Several years ago, the Environmental Protection Agency (EPA) began an initiative in the Mississippi River basin to control excess amounts of nitrogen and phosphorus pollution entering the Gulf of Mexico through watersheds and point sources such as municipal wastewater treatment plants.
Since water is an essential element in food or beverage operations, reusing it can reduce a business’s water usage ratios, help meet sustainability goals, lower supply risk and contribute to cost savings, making it a top priority for many companies today.
In late 2013, Headworks Bio Inc. was awarded a contract with General Contractor Soluciones Tecnicas Ambientales, S.A. (SOLAMSA) to supply an IFAS system to upgrade the existing Ptar El Roble conventional activated sludge (CAS) treatment facility in Puntarenas, Costa Rica — the first IFAS installation in the country.
Sturbridge, Massachusetts historically suffered from periodic blooms of filamentous bacteria that caused bulking in the secondary clarifiers of their three activated sludge package plants.
Prior to 2007, Concord, Massachusetts wastewater treatment plant operated under a NPDES permit that allowed a seasonal phosphorus limit of 0.7 mg/L. But with the issuance of a new five-year permit with a phosphorus limit of 0.2 mg/L and the probability that future limits could reach as low as 0.05 mg/L, Concord needed a treatment solution that would be reliable and cost-effective today and over the long term.
With the AnoxKaldnes Hybas IFAS system, the City of Cocoa Beach, FL, met the challenges of tighter nutrient regulations, site constraints, and operating conditions. And the project met the city’s goals to meet these challenges with a simultaneous decrease in energy use. On top of that, the city did not need to increase operations time or staffing to meet these goals. With the AnoxKaldnes Hybas IFAS system, the city is now meeting stricter nutrient regulations – and doing it sustainably.
In 2008, AnoxKaldnes Hybas™ designs were completed by Veolia for the upgrade of the Field’s Point Wastewater Treatment Facility to meet new seasonal effluent limits for TN and TIN.
The city of Davisboro is located in Washington County, Georgia. The 2012 census population was 1,793 at the 2013 census. The population includes Washington State Prison, approximately 1,500 prisoners.
Economic development has its price and sometimes calls for major upgrades to a community’s wastewater treatment facilities.
With environmental regulations continuing to restrict the discharge of phosphorus from wastewater treatment facilities, traditional methods of phosphorus removal are proving inadequate.
The Prince William County Service Authority carefully considers its impact to the environment when conducting wastewater treatment.
The City of East Providence WWTP was asked by RIDEM to upgrade its facilities to increase treatment capacity and also meet a new more stringent Total Nitrogen limit. The challenge was to upgrade the facility which had limited if any space available to undertake construction of additional treatment trains.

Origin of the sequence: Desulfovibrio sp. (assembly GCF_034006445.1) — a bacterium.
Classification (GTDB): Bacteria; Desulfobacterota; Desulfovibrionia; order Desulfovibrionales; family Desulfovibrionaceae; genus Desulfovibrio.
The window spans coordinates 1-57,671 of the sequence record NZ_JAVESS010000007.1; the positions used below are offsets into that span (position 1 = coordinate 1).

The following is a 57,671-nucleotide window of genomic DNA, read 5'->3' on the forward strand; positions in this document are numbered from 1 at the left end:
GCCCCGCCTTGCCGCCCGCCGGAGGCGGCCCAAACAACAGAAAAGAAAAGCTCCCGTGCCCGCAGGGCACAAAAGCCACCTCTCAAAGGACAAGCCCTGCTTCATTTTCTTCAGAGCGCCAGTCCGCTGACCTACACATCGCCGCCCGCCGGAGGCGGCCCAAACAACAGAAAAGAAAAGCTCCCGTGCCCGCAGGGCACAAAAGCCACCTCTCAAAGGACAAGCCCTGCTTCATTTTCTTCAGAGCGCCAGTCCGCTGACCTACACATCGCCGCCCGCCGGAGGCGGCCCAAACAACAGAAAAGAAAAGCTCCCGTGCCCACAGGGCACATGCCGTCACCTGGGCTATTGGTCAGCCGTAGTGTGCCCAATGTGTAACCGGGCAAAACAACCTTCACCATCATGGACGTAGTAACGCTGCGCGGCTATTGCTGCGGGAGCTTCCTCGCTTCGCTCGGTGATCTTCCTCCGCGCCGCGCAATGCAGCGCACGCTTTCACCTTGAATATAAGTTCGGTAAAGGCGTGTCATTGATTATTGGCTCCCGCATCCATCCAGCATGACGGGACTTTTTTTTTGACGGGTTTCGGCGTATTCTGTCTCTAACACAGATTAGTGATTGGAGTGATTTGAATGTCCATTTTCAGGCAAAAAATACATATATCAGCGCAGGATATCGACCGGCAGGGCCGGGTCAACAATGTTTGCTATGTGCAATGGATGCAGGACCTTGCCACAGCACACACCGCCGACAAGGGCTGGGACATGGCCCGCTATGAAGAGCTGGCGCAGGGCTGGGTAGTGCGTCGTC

About Nutrient Removal
Nutrient removal from wastewater consists of treating wastewater to remove nitrogen and phosphorus before it reenters natural waterways. High levels of nitrogen and phosphorus in wastewater cause eutrophication, a process where excess nutrients stimulate excessive plant growth such as algal blooms and cyanobacteria. The decomposition of the algae by bacteria uses up the oxygen in the water causing other organisms to die. This creates more organic matter for the bacteria to decompose. In addition, some algal blooms can produce toxins that contaminate drinking water supplies.
As authorized by the Clean Water Act, the National Pollutant Discharge Elimination System (NPDES) permit program regulates point sources, such as municipal wastewater treatment plants, that discharge pollutants as effluent into the waters of the United States. In recent years, many of the States’ environmental bodies have lowered nutrient limits to arrest eutrophication. Maryland’s effort to protect the Chesapeake Bay and its tidal tributaries is perhaps the most notable example of nutrient removal in the US. Nutrient removal continues to be a growing area of focus for wastewater treatment throughout the world.
The removal of nitrogen and phosphorus require different nutrient removal processes. To remove nitrogen, the nitrogen is oxidized from ammonia to become nitrate through a process called nitrification. This process is then followed by denitrification where the nitrate is reduced to nitrogen gas which is released to the atmosphere and removed from the wastewater.
Nitrification is a two-step aerobic process which typically takes place in aeration tanks. Denitrification requires anoxic conditions to encourage the appropriate biological conditions to form. The activated sludge process is often used to reduce nitrate to nitrogen gas in anoxic or denitrification tanks.
Phosphorus can be removed biologically using polyphosphate accumulating organisms (PAOs) which accumulate large quantities of phosphorus within their cells and separate it from treated water. Phosphorus removal can also be achieved by chemical removal. Once removed as sludge, phosphorus may be stored in a land fill. However, many municipalities and treatment facilities are looking to resell the biosolids for use in fertilizer.